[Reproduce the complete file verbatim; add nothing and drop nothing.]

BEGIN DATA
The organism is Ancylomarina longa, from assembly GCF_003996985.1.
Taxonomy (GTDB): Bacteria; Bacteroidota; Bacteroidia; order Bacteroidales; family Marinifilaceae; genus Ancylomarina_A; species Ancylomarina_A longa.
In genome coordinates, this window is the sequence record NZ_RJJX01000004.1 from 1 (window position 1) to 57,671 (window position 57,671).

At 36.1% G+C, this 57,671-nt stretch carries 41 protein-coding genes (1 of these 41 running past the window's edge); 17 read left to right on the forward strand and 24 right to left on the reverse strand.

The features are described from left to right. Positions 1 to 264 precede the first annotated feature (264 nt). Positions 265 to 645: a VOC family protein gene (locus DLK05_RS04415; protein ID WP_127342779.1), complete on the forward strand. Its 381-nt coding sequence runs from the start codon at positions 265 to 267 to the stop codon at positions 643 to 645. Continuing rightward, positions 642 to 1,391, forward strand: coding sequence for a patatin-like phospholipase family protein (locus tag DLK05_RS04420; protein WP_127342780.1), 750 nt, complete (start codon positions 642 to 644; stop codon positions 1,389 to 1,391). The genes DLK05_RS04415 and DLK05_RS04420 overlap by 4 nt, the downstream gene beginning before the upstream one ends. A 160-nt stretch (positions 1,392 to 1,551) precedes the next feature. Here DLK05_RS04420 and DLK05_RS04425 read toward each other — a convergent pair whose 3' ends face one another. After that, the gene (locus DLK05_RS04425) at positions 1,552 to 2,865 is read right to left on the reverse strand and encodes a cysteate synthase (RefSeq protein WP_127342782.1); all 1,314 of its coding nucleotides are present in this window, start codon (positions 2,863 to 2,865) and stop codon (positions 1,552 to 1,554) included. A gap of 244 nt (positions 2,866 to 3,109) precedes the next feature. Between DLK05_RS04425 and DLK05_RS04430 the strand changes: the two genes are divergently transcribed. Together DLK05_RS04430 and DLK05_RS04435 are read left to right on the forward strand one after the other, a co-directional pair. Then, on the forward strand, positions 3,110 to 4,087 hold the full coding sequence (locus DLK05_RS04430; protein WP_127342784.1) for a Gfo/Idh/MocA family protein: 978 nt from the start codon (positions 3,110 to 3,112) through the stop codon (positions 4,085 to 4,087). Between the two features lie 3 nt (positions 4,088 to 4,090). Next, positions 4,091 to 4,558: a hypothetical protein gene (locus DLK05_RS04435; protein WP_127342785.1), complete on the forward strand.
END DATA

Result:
The organism is Ancylomarina longa, from assembly GCF_003996985.1.
Taxonomy (GTDB): Bacteria; Bacteroidota; Bacteroidia; order Bacteroidales; family Marinifilaceae; genus Ancylomarina_A; species Ancylomarina_A longa.
In genome coordinates, this window is the sequence record NZ_RJJX01000004.1 from 1 (window position 1) to 57,671 (window position 57,671).

At 36.1% G+C, this 57,671-nt stretch carries 41 protein-coding genes (1 of these 41 running past the window's edge); 17 read left to right on the forward strand and 24 right to left on the reverse strand.

The features are described from left to right. Positions 1 to 264 precede the first annotated feature (264 nt). Positions 265 to 645: a VOC family protein gene (locus DLK05_RS04415; protein ID WP_127342779.1), complete on the forward strand. Its 381-nt coding sequence runs from the start codon at positions 265 to 267 to the stop codon at positions 643 to 645. Continuing rightward, positions 642 to 1,391, forward strand: coding sequence for a patatin-like phospholipase family protein (locus tag DLK05_RS04420; protein WP_127342780.1), 750 nt, complete (start codon positions 642 to 644; stop codon positions 1,389 to 1,391). The genes DLK05_RS04415 and DLK05_RS04420 overlap by 4 nt, the downstream gene beginning before the upstream one ends. A 160-nt stretch (positions 1,392 to 1,551) precedes the next feature. Here DLK05_RS04420 and DLK05_RS04425 read toward each other — a convergent pair whose 3' ends face one another. After that, the gene (locus DLK05_RS04425) at positions 1,552 to 2,865 is read right to left on the reverse strand and encodes a cysteate synthase (RefSeq protein WP_127342782.1); all 1,314 of its coding nucleotides are present in this window, start codon (positions 2,863 to 2,865) and stop codon (positions 1,552 to 1,554) included. A gap of 244 nt (positions 2,866 to 3,109) precedes the next feature. Between DLK05_RS04425 and DLK05_RS04430 the strand changes: the two genes are divergently transcribed. Together DLK05_RS04430 and DLK05_RS04435 are read left to right on the forward strand one after the other, a co-directional pair. Then, on the forward strand, positions 3,110 to 4,087 hold the full coding sequence (locus DLK05_RS04430; protein WP_127342784.1) for a Gfo/Idh/MocA family protein: 978 nt from the start codon (positions 3,110 to 3,112) through the stop codon (positions 4,085 to 4,087). Between the two features lie 3 nt (positions 4,088 to 4,090). Next, positions 4,091 to 4,558: a hypothetical protein gene (locus DLK05_RS04435; protein WP_127342785.1), complete on the forward strand.